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Insights from the UK and beyond

Constitution in crisis as tyrannical journalists devour cowed politicians

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A sordid tale of excess and brutality, of a world dominated by journalists with their ears to the keyhole, of tyrannical newspapers wielding remarkable power and of a political class not only cowed, but consumed, by that power.

Sound familiar? With two of Britain’s most senior policemen out of a job, the prime minister under pressure for his serenading of News Corp and one of the world’s most powerful press barons, in the form of Rupert Murdoch, summoned to testify to parliament, it would be one way of describing the current state of affairs.

In fact, it is how Irish writer and wit Oscar Wilde saw the state of Britain 120 years ago.

“In old days men had the rack. Now they have the press. That is an improvement certainly. But still it is very bad, and wrong, and demoralising,” Wilde wrote in 1891, several years before a court case in which intimate details of his own private life became the centre of a media storm.

Reality intrudes on new British political order

cameron_cleggBritain’s new political order was on display in the House of Commons on Tuesday when Lib Dem leader Nick Clegg squeezed  happily between Prime Minister David Cameron and Foreign Secretary William Hague  on the government front bench.

The house was packed and in an excited, start-of-term mood. Everything was going swimmingly, with former Conservative minister Peter Lilley cracking jokes as he gaves what is typically a light-hearted response to the Queen’s Speech.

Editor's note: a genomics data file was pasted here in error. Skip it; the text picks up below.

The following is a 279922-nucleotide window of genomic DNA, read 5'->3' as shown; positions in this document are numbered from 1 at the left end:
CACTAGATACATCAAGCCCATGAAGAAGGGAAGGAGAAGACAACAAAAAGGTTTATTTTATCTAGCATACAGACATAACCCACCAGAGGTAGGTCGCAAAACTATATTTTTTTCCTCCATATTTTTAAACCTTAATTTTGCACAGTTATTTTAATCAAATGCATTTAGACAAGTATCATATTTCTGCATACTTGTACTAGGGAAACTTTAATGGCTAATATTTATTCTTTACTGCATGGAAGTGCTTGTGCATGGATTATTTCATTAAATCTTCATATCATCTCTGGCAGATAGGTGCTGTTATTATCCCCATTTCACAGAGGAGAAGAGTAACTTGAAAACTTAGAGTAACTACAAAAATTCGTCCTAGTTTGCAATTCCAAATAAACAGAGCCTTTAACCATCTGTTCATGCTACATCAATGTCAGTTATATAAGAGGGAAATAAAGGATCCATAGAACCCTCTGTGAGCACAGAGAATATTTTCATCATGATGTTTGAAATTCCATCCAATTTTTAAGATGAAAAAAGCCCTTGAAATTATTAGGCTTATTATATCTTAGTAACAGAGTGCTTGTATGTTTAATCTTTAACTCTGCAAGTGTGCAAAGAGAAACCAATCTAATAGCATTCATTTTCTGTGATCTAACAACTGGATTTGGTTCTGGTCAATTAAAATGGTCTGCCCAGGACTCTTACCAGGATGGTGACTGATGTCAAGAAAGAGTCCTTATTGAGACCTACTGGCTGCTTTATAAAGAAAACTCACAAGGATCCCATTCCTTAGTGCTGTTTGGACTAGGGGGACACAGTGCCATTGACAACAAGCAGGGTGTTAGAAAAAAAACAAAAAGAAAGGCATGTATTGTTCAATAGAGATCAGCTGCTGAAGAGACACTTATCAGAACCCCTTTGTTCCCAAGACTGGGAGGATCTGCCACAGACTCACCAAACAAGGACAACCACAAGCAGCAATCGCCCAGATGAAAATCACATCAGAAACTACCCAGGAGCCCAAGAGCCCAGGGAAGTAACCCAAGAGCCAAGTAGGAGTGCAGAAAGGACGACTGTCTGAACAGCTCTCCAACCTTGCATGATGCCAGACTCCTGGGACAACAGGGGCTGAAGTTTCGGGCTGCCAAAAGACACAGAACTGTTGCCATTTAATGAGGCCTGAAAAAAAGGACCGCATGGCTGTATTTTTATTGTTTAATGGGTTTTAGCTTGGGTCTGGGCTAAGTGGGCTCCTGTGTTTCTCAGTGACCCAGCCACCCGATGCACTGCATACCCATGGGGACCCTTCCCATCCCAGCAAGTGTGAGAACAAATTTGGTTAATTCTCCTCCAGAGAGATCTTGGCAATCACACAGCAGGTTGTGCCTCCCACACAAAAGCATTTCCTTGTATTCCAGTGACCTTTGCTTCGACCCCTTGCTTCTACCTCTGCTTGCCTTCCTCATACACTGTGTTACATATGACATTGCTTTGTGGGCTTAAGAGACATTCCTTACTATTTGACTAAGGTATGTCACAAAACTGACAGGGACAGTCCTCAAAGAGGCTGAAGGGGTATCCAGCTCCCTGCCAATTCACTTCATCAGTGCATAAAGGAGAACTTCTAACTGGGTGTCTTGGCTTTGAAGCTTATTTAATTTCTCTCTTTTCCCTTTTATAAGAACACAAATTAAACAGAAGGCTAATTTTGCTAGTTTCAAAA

from The Great Debate UK:

The Disunited Kingdom

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- Paul Henderson Scott has written numerous books on Scottish history, literature and affairs, including ‘A 20th Century Life’ and its sequel, ‘The New Scotland’. He has been Rector of Dundee University, President of the Saltire Society and of Scottish PEN and a Vice-President of the Scottish National Party. The opinions expressed are his own -

BRITAIN SCOTLANDThe recent election has revealed more clearly than before the profound divide between Scottish and English opinion. The Conservatives have 297 seats in England but only one in Scotland (plus eight in Wales). As Joyce McMillan said in The Scotsman, “Our pattern of voting increasingly marks us out as a nation apart”.

from Matt Falloon:

Brown soldiers on

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If a car slams into a bus stop just yards away as you launch a last-ditch election offensive, you might be forgiven for thinking that the gods are
not on your side.

But even after the nightmare week British Prime Minister Gordon Brown has had, such portents of doom have little visible effect on the self-proclaimed underdog in this, one of Britain's most closely fought parliamentary elections for 25 years.

Opinion poll raises spectre of hung British parliament

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OUKTP-UK-BRITAIN-BROWN-TAXESThe latest opinion poll in Britain showing the opposition Conservatives six points ahead of the ruling Labour party has raised the possibility of a hung parliament with no one party having an overall majority and a return to the kind of political uncertainty not seen since the 1970s.

Kenneth Clarke, the Conservatives’ business spokesman, said earlier this month that a hung parliament at this point in the economic cycle would be a disaster, an assertion his boss David Cameron was quick to try to play down after the latest survey.

Was the Queen’s speech pointless?